Apple in Education Profiles
Content for IMD’s 400 programs a year is now preloaded and updated on attendees’ iPads. Key business data can be accessed online as required to support learning. Collaboration between attendees and with tutors is easy. As well as learning benefits, iPad helps IMD save CHF 500,000 a year on paper and print costs, funding ongoing enhancement of the IMD iPad app and generating overall efficiency savings for the organization.
“The iPad brings the outside world into the IMD classroom,” says Professor Bill Fischer. “Many minds are always better than a few — and the iPad gives us access to many minds without leaving the classroom. The quality and scope of interaction between attendees and Faculty is higher as a result. It leads to much more effective thinking and learning.”
Program participants are also excited about the iPad’s impact — on learning, and on their business lives. Many stress the benefits of having business feeds, video, and interactive course materials at their fingertips. On a practical level, course attendees are happy at not having to carry “a kilo of course content” around campus. Heleen Kuijten, a senior HR Manager at Schiphol Group, says that using iPad at an IMD executive course “totally inspired” her to become a digital immigrant.
IMD’s Chief Technical Officer Dr Iain Cooke says the cost case for iPad is very persuasive. Some IMD courses required more than 1,000 sheets of paper per student to be printed in the past. Preloading documents means IMD now uses only 4.49 million sheets of paper a year, compared with 9.75 million sheets before iPad was introduced. Taking into account reduced costs for color and monochrome printing, machine use and toner, as well as less costs for paper, IMD is now spending CHF 475,000 a year, compared with more than CHF 1M before introducing iPad. This easily outweighs the cost of the iPad hardware, allowing continuous investment in software to go beyond simply replacing the paper.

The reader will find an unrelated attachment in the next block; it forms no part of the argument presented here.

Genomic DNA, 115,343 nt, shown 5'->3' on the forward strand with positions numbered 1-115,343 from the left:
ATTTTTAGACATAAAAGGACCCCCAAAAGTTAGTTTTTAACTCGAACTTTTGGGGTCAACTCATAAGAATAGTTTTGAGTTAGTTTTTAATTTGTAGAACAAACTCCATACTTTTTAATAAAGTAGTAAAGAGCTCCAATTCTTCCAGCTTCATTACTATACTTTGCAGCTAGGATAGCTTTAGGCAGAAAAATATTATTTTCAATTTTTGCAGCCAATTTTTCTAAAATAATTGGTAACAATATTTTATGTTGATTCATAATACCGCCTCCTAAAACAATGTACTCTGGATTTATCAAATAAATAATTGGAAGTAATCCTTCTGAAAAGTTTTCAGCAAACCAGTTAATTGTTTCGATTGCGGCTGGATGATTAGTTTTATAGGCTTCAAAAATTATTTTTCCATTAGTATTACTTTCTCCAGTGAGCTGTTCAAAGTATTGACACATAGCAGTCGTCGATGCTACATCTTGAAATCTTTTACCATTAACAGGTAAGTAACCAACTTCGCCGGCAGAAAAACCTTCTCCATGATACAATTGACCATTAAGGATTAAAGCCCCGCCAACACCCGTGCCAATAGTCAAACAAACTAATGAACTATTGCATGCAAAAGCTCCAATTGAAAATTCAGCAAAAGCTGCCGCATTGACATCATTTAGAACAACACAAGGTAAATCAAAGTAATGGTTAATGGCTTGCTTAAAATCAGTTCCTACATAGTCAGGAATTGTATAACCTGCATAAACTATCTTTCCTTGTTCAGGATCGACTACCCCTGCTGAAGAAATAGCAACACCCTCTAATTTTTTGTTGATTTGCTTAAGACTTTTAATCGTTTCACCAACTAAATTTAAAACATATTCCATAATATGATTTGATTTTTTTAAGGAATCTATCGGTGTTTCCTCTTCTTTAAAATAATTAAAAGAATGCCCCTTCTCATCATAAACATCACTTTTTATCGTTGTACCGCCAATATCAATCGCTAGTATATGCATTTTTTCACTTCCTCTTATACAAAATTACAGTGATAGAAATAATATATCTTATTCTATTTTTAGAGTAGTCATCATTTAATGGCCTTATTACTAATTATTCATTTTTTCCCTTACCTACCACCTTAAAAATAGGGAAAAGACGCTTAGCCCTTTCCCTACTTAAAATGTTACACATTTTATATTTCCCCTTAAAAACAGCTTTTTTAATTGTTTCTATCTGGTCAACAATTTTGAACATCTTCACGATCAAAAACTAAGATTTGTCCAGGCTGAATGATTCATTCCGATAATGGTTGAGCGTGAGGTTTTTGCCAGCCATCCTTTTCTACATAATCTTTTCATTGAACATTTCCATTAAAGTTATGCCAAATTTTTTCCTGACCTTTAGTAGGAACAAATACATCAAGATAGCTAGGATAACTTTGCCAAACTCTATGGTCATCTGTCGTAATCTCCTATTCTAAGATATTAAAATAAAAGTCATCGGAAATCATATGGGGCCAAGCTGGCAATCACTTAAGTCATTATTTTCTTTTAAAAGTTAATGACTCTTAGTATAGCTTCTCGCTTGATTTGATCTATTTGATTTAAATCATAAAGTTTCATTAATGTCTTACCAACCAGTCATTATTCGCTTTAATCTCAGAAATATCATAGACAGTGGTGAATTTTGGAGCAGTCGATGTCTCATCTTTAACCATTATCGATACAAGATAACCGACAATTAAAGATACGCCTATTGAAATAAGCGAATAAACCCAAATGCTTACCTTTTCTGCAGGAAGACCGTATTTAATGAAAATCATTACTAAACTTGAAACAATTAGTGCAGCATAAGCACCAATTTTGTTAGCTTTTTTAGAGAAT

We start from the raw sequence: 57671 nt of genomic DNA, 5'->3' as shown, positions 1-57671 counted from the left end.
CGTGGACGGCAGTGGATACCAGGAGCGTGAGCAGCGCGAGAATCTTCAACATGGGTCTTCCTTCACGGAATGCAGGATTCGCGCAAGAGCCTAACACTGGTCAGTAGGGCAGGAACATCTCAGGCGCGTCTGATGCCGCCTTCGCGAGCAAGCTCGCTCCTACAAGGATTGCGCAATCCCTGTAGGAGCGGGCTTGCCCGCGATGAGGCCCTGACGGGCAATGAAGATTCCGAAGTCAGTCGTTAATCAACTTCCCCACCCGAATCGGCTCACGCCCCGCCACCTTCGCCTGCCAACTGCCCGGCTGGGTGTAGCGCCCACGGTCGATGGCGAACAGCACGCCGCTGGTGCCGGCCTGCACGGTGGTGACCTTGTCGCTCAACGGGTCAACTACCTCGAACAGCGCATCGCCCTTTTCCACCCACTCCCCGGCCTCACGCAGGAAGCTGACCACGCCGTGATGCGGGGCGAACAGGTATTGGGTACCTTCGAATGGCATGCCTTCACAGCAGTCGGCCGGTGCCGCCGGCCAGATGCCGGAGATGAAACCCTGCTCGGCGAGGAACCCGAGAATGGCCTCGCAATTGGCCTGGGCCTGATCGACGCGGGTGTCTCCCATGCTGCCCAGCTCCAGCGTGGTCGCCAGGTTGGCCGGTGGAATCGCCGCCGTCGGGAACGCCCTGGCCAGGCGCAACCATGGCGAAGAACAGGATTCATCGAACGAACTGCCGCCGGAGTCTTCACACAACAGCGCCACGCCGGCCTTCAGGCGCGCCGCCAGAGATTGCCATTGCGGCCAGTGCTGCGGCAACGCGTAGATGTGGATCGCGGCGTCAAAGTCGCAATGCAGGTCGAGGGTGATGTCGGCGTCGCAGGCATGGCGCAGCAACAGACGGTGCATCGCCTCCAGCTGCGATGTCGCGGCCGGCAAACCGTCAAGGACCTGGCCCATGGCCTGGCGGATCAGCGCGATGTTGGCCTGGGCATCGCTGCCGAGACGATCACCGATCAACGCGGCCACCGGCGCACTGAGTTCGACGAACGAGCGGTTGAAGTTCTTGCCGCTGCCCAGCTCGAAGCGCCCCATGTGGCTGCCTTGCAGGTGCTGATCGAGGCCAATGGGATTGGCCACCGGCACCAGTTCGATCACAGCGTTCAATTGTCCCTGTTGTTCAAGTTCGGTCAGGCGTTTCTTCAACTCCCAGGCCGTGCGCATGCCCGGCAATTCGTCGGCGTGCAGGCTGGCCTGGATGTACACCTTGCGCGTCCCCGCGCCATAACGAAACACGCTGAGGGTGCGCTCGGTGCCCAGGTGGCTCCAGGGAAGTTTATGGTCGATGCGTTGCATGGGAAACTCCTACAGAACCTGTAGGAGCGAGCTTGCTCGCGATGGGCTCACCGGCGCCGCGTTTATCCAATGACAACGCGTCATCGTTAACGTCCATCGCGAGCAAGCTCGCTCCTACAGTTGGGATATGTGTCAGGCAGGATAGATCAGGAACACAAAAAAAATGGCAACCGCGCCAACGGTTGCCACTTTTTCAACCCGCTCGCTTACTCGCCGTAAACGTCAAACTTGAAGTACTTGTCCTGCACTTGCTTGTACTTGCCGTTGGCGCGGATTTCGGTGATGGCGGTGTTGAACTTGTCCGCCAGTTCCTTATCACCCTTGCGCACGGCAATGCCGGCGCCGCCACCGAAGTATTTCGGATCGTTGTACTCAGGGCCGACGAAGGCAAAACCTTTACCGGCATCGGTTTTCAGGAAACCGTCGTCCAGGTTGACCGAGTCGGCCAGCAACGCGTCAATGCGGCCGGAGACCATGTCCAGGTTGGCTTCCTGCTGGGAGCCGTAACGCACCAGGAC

iPad is easy for executives
IMD is based in Lausanne, Switzerland and is ranked first in open programs worldwide by the Financial Times. Its MBA is also ranked first in one-year international programs by Forbes. Founded more than 60 years ago, it is now a “global meeting place” for business people, and aims to support the best in real-world learning. Each year, some 8,000 executives from more than 98 countries and every type of industry attend IMD programs, including intensive MBA and EMBA courses.
IMD has always been innovative in its learning culture and its facilities. Before iPad was launched, Iain Cooke had been looking for a creative digital solution to a growing management problem: supporting the resource needs of its many courses.
“Apart from the costs, the sheer logistics of providing course material on paper had become a nightmare for us,” he says. “It was very resource heavy, and we couldn’t provide the range of multimedia content that we wanted. We had looked at ebook readers and tablets, but nothing quite met our needs.
“From the start, the iPad appeared to offer great potential for managing and delivering rich content fast and efficiently. What really clinched it for us was our confidence that executives would find it easy to use, and that its networking capability, screen quality, and long battery life would really improve the learning experience.”
IMD put iPad to the test during its prestigious and demanding ‘Orchestrating Winning Performance’ (OWP) program for corporate executives. 500 devices were purchased just weeks after iPad was announced in Europe.